From January 22-24 seven architecture students from RWU currently enrolled the Architecture Program of The Institute at Palazzo Rucellai -- Samantha Kornblit, Matt Jesi, Gerrit Platel, Nick Baldasarre, Matt Pegolo, Dan Brzycki and Nathan Bonaiuto – together with Arch. Franco Pisani, professor in the architecture program, participated in a symposium and workshop sponsored by the Bruno Zevi Foundation in collaboration with the Facoltà di Architettura “Valle Giulia” of the Università di Roma La Sapienza and AACUPI (the Association of American College and University Programs in Italy). The title of the workshop was "For a Frugal Approach in Architecture".
The three-day schedule was intended to make students aware of the many possibilities of a frugal architecture which focuses on residual spaces and sources, makes the best use of natural and local materials, and recycles what can be salvaged: an architecture of under-consumption rather than over-consumption. Students were introduced to the great potential inherent in planning buildings to be constructed using leftover materials, and with limited resources and budgets, and which also have positive social significance.
The workshop included Americans students from Roger Williams University, Iowa state University, and Northeastern University, together with Italian students from the school of architecture “Valle Giulia” - Università di Roma "la Sapienza" - collaborating side by side, in pairs, on a design assignment.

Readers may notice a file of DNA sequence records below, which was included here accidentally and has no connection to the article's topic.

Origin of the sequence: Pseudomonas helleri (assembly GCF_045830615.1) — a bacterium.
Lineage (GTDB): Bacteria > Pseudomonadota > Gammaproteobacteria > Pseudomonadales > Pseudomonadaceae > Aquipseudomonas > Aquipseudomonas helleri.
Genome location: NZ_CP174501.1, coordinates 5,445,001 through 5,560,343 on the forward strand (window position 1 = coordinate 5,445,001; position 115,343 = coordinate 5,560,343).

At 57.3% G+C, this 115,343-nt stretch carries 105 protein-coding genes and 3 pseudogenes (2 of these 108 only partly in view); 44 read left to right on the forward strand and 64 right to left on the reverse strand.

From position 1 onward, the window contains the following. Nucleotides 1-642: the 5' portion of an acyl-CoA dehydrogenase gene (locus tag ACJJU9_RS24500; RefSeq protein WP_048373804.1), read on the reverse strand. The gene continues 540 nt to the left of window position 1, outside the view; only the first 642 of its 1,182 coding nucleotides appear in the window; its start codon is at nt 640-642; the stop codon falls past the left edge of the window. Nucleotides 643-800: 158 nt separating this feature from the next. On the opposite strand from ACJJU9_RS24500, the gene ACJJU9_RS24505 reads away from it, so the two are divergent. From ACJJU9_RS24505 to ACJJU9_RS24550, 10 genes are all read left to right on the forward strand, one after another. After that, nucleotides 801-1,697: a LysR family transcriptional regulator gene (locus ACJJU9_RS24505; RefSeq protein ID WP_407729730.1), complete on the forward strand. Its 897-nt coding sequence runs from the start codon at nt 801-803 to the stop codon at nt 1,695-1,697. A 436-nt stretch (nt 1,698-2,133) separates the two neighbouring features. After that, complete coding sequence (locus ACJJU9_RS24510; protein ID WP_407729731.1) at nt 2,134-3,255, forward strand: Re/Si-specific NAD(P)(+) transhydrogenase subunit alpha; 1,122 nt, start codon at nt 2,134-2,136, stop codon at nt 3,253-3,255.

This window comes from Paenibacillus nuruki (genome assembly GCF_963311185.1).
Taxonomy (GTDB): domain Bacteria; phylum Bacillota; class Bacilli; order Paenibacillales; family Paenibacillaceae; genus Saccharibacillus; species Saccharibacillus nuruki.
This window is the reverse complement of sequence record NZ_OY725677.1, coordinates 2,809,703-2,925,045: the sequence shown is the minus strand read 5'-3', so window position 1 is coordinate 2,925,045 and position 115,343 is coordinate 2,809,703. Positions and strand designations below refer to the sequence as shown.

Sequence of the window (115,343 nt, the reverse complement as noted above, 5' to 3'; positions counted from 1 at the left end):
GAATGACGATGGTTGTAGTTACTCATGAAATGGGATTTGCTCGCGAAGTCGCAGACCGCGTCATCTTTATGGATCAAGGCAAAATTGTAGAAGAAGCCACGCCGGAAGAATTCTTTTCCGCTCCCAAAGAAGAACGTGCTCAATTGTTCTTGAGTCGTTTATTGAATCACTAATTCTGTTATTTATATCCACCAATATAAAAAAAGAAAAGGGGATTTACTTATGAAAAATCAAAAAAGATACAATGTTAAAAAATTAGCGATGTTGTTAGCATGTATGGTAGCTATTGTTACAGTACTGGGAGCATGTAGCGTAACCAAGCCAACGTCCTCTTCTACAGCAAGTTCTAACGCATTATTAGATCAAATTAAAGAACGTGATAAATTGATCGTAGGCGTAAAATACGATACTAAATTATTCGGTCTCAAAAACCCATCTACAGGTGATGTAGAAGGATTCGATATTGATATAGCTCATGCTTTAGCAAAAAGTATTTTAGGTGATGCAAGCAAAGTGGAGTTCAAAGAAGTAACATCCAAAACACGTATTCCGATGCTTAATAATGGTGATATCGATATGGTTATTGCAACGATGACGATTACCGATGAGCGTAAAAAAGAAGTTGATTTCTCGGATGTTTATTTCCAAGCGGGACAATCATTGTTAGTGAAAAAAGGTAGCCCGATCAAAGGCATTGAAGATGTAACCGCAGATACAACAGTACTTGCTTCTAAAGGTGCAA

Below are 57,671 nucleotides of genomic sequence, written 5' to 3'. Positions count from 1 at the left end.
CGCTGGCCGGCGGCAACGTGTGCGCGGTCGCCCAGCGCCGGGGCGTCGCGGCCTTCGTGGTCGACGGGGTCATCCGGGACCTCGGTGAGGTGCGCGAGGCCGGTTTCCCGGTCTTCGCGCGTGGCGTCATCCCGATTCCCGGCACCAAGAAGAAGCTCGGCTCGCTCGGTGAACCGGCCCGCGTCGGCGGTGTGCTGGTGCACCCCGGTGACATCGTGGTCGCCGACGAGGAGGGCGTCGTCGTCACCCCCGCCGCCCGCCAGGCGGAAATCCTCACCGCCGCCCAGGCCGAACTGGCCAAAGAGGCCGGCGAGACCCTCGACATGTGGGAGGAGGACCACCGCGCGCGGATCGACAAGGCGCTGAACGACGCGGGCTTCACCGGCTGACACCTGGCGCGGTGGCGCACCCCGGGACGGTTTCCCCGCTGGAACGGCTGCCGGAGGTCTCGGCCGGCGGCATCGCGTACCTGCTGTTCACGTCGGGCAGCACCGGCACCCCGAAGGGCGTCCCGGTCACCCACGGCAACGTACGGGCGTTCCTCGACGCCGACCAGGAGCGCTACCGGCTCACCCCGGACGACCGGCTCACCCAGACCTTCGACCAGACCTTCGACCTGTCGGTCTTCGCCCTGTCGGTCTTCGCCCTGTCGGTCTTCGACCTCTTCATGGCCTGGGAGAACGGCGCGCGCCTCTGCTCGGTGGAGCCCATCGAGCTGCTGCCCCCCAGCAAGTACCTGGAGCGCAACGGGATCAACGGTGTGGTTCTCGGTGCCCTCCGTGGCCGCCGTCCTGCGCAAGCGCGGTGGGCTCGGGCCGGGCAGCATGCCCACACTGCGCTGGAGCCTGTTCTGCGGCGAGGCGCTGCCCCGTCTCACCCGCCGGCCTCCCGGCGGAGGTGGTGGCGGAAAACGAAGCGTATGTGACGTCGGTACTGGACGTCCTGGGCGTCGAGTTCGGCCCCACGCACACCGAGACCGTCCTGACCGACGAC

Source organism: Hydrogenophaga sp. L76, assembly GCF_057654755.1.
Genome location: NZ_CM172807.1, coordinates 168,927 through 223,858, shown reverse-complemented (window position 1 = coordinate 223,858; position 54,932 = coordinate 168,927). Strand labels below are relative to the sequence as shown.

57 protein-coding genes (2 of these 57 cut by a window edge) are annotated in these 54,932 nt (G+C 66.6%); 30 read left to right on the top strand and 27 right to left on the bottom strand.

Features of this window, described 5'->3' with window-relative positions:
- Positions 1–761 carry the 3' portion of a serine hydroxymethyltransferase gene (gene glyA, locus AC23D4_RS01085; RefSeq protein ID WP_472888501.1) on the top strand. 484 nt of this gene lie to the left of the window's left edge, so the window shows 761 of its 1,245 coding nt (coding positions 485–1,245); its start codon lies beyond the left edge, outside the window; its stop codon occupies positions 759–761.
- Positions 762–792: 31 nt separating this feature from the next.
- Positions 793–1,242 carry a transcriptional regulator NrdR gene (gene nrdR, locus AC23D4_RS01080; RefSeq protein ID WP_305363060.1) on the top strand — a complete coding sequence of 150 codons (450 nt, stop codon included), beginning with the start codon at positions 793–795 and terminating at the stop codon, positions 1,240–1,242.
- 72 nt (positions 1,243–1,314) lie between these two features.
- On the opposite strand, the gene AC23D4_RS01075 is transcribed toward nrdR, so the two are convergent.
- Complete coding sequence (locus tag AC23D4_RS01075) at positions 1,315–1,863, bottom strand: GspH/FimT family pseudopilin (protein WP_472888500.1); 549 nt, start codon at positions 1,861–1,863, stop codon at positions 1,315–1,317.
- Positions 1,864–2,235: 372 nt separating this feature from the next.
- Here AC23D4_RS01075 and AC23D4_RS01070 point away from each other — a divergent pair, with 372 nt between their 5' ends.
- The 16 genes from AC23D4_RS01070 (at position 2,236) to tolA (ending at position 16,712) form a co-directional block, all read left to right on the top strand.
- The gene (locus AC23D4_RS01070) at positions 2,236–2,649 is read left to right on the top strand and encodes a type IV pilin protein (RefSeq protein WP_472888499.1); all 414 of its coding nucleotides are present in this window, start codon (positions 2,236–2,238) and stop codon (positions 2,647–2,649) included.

With the help of international guest architects from Santiago Cirugeda’s Recetas Urbanas (Spain), Giorgio Goffi (Italy), Jorge Mario Jauregui (Brasil), Nina Maritz (Namibia), Eko Prawoto (Indonesia), Danny Wicke of Rural Studio (USA), and Sarah Wigglesworth (UK), students worked on the design of an emergency unit whose purpose was to meet the housing needs of those left homeless in L'Aquila after the earthquake last April.
In modern Western society today the principles of frugality, sustainability, under-consumption and eco-compatibility are at the base of a new culture of ethical and responsible development that is re-directing research in the fields of architecture, design and the arts. Solutions to issues of building and production at accessible costs, with limited wasting of resources and the recycling of available materials, are entirely new scenarios and are opening the doors to new markets. Frugal architecture is an international phenomenon, though not yet globalised. It does not aim to reproduce on a world scale a single, hegemonous model, but defers to locally available resources and the needs of the community.